After removing the top of the case I finally had a view of the router’s internals. There was a small system PCB at the back of a roomy case that was connected to a small card with indicators via a small piece of cable. The smaller card was secured on the back of the front panel with self-cutting screws.
This is not the best type of connection. The cable may get damaged if bent too often. And you have to unscrew the small card from the front panel or detach it together with the card in order to take the main PCB out of the case. This is inconvenient and unreliable. The manufacturer tried to avoid the former problem by applying a thick layer of glue to the spot where the cable is connected to the card. The second problem has not been addressed. Added to it, the manufacturer didn’t use a connector, but soldered the wire from the external antenna connector right to the PCB. The wire is also very short.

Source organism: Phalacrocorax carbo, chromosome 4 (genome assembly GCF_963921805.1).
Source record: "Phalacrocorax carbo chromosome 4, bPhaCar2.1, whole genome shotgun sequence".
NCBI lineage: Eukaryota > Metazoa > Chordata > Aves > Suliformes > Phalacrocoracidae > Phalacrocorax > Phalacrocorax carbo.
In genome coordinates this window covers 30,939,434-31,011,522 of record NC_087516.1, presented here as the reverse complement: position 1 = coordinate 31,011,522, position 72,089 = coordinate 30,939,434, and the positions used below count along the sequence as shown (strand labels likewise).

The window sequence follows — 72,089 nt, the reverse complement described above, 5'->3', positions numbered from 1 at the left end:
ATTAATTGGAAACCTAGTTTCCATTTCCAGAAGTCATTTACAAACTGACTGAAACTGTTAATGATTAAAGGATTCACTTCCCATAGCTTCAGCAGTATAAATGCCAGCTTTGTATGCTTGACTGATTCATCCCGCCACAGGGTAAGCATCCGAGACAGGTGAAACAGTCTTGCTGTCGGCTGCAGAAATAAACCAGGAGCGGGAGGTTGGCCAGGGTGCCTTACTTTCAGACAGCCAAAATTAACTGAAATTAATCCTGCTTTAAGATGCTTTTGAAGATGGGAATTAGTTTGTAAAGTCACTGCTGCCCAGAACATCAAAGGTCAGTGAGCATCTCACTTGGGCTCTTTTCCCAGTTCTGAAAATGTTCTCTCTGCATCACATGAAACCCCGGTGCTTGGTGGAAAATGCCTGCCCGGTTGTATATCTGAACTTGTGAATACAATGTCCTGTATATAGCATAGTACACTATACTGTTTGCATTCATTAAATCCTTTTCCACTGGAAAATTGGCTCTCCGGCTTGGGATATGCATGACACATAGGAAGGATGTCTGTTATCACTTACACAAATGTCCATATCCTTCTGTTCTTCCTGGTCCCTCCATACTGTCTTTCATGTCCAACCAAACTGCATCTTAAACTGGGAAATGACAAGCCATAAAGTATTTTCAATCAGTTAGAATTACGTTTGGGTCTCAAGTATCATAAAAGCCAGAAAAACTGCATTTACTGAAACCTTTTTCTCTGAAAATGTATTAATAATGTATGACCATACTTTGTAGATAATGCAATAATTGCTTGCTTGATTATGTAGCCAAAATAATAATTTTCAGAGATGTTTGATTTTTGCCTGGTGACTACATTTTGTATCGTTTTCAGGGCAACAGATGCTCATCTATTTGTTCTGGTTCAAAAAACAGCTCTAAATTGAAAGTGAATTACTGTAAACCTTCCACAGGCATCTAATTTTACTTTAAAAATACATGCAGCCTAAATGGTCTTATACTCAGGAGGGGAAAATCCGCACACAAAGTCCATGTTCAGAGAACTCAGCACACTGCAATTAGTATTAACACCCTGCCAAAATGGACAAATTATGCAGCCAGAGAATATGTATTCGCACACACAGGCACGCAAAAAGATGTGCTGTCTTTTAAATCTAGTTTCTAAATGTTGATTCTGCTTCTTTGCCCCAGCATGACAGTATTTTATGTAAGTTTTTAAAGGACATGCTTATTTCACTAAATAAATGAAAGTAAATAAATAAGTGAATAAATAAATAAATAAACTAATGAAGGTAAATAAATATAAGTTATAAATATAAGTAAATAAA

The connector proved to be firmly fastened to the case, so I got a garland out of the front panel, PCB, and bottom panel when I tired to take the PCB out.
The PCB itself looks much better:
It carries few components which are distributed freely on the available space. Everything is neat and tidy here.
The only unpleasant thing is the white patterns on the reverse side of the PCB. By the way, the PCB design resembles the reference PCB design for the AR2317 chip.
TP-Link’s engineers must have taken the latter as the basis for developing this router. None of the elements on the router’s PCB is screened.